Humane Society Site Talks Take Another Twist

Approved development and proposed lake complicate shelter negotiations

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The Payson Humane Society and Mayor Kenny Evans this week continued negotiations on whether a proposed regional animal shelter should move from Main Street to a site overlooking the Payson Event Center.

The discussions have been complicated by the possible impact of a proposed luxury housing project right next door to the Event Center location and a still-developing plan to put in another town lake and park near the proposed site.

Humane Society Board President Barbara Brenke said the group is still waiting for answers to key questions, including plans for the use of now-vacant neighboring parcels and what extra building costs would be involved in moving the proposed animal shelter to a now-raw, town-owned five-acre five-acre parcel.

“We had hoped to have answers to those questions already,” she said. “But the latest I heard was (Mayor Evans) was going to get answers to us on Monday.”

In the meantime, the group will continue fund-raising and moving forward with plans to build a sound-proofed, enclosed shelter and spay and neuter clinic on two acres the Humane Society owns on McLane Street. The group has raised about $500,000 of the $3.6 million it needs.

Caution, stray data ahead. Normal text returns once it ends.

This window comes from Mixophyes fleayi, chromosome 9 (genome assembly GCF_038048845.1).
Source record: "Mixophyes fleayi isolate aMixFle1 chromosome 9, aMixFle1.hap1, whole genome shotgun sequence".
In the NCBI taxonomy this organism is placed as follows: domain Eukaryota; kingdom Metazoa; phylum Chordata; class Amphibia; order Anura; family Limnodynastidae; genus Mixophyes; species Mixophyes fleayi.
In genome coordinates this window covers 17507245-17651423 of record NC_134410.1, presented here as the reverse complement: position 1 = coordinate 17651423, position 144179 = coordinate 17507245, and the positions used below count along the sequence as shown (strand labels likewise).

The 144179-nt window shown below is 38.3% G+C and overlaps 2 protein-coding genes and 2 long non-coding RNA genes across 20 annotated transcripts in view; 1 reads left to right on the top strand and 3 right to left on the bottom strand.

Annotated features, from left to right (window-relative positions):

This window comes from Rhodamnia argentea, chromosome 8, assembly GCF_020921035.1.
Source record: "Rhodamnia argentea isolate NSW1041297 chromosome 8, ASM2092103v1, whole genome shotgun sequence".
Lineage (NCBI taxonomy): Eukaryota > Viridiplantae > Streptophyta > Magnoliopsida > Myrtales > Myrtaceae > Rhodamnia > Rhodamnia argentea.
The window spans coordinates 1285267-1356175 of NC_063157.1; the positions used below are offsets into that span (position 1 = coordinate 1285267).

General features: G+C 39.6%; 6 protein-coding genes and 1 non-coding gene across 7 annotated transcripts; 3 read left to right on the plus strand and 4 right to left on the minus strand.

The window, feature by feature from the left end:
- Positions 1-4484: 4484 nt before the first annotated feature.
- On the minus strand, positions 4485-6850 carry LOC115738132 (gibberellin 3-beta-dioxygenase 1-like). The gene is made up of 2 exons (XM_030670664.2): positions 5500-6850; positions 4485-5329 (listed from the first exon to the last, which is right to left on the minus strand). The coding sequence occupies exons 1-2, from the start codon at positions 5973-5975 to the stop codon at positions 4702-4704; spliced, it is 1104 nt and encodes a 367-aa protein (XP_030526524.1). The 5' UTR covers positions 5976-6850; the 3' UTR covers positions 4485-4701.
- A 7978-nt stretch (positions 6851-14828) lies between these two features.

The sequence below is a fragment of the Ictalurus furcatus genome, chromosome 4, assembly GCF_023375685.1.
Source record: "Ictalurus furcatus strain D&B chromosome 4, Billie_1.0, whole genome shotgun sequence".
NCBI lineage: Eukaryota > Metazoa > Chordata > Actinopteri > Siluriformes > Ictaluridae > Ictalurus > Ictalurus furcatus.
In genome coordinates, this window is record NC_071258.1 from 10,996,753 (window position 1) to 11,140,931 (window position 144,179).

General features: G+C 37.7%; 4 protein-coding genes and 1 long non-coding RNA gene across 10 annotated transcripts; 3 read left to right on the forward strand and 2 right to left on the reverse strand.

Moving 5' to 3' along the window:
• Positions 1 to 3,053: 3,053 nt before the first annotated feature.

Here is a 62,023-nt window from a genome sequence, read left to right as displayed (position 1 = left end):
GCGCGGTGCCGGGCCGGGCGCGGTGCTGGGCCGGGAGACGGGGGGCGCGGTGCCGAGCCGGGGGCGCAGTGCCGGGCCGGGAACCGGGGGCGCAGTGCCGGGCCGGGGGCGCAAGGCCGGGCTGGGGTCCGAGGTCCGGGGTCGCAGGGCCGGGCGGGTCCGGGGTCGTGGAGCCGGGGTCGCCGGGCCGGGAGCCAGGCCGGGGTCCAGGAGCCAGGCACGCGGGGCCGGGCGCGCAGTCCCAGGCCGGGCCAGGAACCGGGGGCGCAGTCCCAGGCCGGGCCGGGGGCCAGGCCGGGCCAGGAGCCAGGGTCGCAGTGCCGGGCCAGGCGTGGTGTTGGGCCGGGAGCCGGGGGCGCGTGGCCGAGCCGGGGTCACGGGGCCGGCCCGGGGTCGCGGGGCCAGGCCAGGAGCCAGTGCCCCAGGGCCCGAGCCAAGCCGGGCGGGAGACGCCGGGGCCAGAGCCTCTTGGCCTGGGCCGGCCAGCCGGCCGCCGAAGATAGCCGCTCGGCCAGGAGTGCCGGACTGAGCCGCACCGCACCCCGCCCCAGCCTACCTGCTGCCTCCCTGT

Evans said he’s hoping to have the bulk of the Humane Society’s key questions at least provisionally answered by next week. The issue could go back to the council in about two weeks.

The whole discussion has been complicated by the fluid plans for a key, 11-acre chunk of land overlooking the rodeo grounds which the town had at one point offered to lease to a convention hotel until the developer’s financing fell through.

The latest element is the possibility that a floodwater retention basin could turn into a lake with a park near the shelter.

Water for that lake would come mostly from a wastewater treatment plan proposed by the Tonto Apache Tribe for property recently acquired in a land swap.

“What started as a flood control project has now expanded to include the possibility of creating a retention lake — an upper Green Valley Lake,” said Evans.

The second added complication is Read Development’s plan to build about 150, $300,000 town houses on hilltop land next to the proposed site for the shelter.

Brenke said the board had concerns about possible conflicts.

Evans said he did not foresee a conflict, since the plan for the hilltop development would include an open space buffer zone along that side of the property. In addition, a small bluff separates the two properties, so the elevation differences would help to separate the condos and the shelter.

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